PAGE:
Are you interested in learning the koto or shamisen? A great way to get started is to participate in these intensive workshops by Japanese senior master performer Yoko Hiraoka. Ms. Hiraoka has performed, recorded, and taught for over 30 years. For information and registration:
New Koto School
The Boston Koto Academy opened in February, 2005. The address is 11 Cliff Street, Arlington MA 02476. The instructor is Ryuko Mizutani who studied at the NHK Traditional Academy and the Japan Sawai Koto Academy as a special research student of Tadao and Kazue Sawai. Contact info: , 781-648-4473.
Johnson, Henry (2004). The Koto. Amsterdam: Hotei Publishing.
"The Koto: A Traditional Instrument In Contemporary Japan is a thorough, illustrated history of a traditional stringed Japanese instrument. The text goes into depth on the koto's useage throughout history, techniques for tuning and playing it, its performance today, methods for constructing individual instruments as works of art, and much more. A comprehensive resource covering just about anything and everything there is to know about the haunting melodies that continue to be played on this remarkable instrument, up to the modern day." Midwest Book Review.
Wade, Bonnie C. (2004).
Music in Japan: Experiencing Music, Expressing Culture.
Oxford University Press.
"...Music in Japan offers a vivid introduction to the music of contemporary Japan, a nation in which traditional, Western, and popular music thrive side by side. Drawing on more than forty years of experience, author Bonnie C. Wade focuses on three themes throughout the book and in the musical selections on the accompanying CD. She begins by exploring how music in Japan has been profoundly affected by interface with both the Western (Europe and the Americas) and Asian (continental and island) cultural spheres. Wade then shows how Japan's thriving popular music industry is also a modern form of a historically important facet of Japanese musical culture: the process of gradual popularization, in which a local or a group's music eventually becomes accessible to a broader range of people. She goes on to consider the intertextuality of Japanese music: how familiar themes, musical sounds, and structures have been maintained and transformed across the various traditions of Japanese performing arts over time. Music in Japan is enhanced by eyewitness accounts of performances, interviews with key performers, and vivid illustrations. Packaged with an 80-minute CD containing examples of the music discussed in the book, it features guided listening and hands-on activities that encourage readers to engage actively and critically with the music." amazon.com.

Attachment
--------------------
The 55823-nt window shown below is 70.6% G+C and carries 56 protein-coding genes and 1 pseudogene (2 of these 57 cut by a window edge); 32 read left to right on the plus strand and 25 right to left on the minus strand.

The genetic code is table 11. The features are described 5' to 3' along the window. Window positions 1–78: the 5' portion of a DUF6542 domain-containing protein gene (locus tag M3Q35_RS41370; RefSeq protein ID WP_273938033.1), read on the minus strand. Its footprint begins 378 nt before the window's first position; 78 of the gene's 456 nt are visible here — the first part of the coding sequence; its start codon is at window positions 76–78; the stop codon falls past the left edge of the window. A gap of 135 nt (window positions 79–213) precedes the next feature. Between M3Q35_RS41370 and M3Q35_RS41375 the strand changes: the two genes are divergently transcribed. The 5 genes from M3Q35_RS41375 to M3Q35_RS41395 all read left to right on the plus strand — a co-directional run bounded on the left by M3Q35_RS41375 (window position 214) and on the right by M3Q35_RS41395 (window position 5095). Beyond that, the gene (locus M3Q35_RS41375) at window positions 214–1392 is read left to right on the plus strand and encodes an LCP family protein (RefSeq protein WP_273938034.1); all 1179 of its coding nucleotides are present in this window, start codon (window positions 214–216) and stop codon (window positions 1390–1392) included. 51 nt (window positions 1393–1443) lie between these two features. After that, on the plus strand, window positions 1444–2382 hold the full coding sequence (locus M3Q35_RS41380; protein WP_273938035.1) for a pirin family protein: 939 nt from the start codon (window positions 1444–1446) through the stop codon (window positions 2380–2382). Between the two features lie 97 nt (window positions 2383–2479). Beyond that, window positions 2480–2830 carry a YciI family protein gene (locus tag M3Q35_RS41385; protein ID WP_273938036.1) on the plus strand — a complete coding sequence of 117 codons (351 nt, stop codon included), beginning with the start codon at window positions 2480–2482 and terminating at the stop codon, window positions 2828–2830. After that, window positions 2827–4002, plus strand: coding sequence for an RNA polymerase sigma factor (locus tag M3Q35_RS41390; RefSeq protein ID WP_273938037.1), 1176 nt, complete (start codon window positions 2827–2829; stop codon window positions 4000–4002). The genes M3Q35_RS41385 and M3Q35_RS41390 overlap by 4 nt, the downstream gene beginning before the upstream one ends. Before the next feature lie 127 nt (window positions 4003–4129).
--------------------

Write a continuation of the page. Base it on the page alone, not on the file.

New CD Releases
East Winds Ensemble ~ Masayo Ishigure (koto), Marco Lienhard (shakuhachi).
Theme music from Hayao Miyakaki's anime. Songs: Itsumo Nando Demo (Always with me)/ Spirited Away, Nausicca-Requiem / Nausicca of the Valley of the Wind, Futatabi (Reprise) / Spirited Away, Ashitaka and San / Princess Mononoke, Nausicca -Opening / Nausicca of the Valley of the Wind, Town Where You can see the Ocean / Kiki's Delivery Service, Kaze no Tori Michi / My Neighbor Totoro, Toki Jidai o Motomete / Porco Rosso, Hareta Hi ni / Kiki's Delivery Service, Ano Natsu E / Spirited Away, Princess Mononoke / Princess Mononoke, kimi o Nosete /Laputa: Castle in the Sky, ikan no Shiro / Laputa; Castle in the Sky
~ Yoko Hiraoka (koto) and David Wheeler (shakuhachi)
Classical pieces: Chidori no Kyoku, Kurokami, Tsuru no Sugomori, Yugao, Midare Rinzetsu, Yashima
A John Wittersheim koto made from aluminum and stainless steel.
John Wittersheim is a sculptor who works in metal and ceramics, and a Michigan professor who makes beautiful and unusual kotos as a hobby. In this interview we cover his passion for koto making.